She has participated in numerous ride-alongs with the (LA) County Fire Department, and has drilled the series' technical advisor Dave Dougherty, so that her portrayal is both accurate and professional. As Monaghan herself says, "I feel a tremendous responsibility to fire/ems personnel, and our goal is to have them like the show."
I ask Monaghan what she feels are her character's most unique qualities, and in a positive, assertive manner she responds. "Ryan is the rock. She is very strong, compassionate, and at the same time, there is an understated vulnerability about her." In Rescue 77's first episode, Ryan is just returning from stress leave after an incident that she could not shake, involving the loss of a child. Upon returning to duty, she is being watched closely by Captain Durfee, played by Richard Roundtree of Shaft fame, who warns her that if he even thinks she's getting too close, or too personally involved, he'll pull her fitness report in a flash.
Monaghan, discussing her character, and the relationship with her partners, feels that they have develped a true bond. Wick Lobo (Christian Kane) is wild, unpredictable, and can't take 'no' for an answer; and Michael Bell (Victor Browne) is wealthy, but hiding it. A man who considers all of the people in their district as 'family.' "The three of us are just really having a good time both as actors and as characters."
According to the actress, "Ryan has always held everything inside in the past, but now, she's in a coming out stage. She's just really one of the guys, and she definitely has a goofy side." She continues, "Kathleen Ryan doesn't tolerate any crap from the guys, and they seem to respect that about her, though it doesn't stop them from razzing her from time to time. She's not judged, in any way, because she's a woman," Monaghan notes, "She does the job, and she does it very well."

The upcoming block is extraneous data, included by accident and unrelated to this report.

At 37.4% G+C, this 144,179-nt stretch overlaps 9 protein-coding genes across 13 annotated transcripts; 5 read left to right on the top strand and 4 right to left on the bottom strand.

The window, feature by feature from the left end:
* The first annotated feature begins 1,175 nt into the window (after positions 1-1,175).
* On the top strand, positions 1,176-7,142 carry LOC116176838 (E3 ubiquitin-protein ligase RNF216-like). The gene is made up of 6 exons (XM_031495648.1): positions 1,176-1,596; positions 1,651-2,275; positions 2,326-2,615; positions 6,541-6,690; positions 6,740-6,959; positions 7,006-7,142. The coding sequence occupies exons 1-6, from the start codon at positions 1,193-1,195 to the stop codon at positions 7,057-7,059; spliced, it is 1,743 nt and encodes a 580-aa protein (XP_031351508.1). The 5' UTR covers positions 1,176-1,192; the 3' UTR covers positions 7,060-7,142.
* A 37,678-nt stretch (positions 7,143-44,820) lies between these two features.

Marjorie Monaghan has gathered some very insightful observations from the people she's met and talked to in the fire/ems industry, about dealing with the stress that is inherent with the job. "There seems to me to be a tremendous groundedness, because you have to let each incident affect you, and be totally there for the people involved." Monaghan adds, "But at the same time, you have to learn to let it go."
Regarding physical attributes, Monaghan remarks, "Ryan, in general, is athletic. She rock climbs, and they've written it into the story that she's an expert dart thrower - and, I shoot cross-bow competitively!" When I jokingly comment that they've turned her character into a 'superwoman', she laughingly comments, "Chris, (who plays partner Wick Lobo) refers to my character as the Amazon Sports Queen."
I ask her how she maintains the adrenaline rush to keep it as real as possible for the viewers, and she comes back at me in true form by saying, "It's my job. That's what we do...that's what we love." She adds, "Yes, it does get exhausting, but you get so into telling the story and bringing it all to life. Your body - and this is what I love - your body really engages. We wear all of the gear, even the air tanks, so it really gives you a sense of what the reality must be like." In the end she says, "It's really tiring, but at the same time, it's exhilarating, too." Well said, Marjorie. I couldn't have explained it better myself! It just now occurs to me that I have found a common ground with this actress turned firefighter, and I am developing a respect for her that I hadn't anticipated.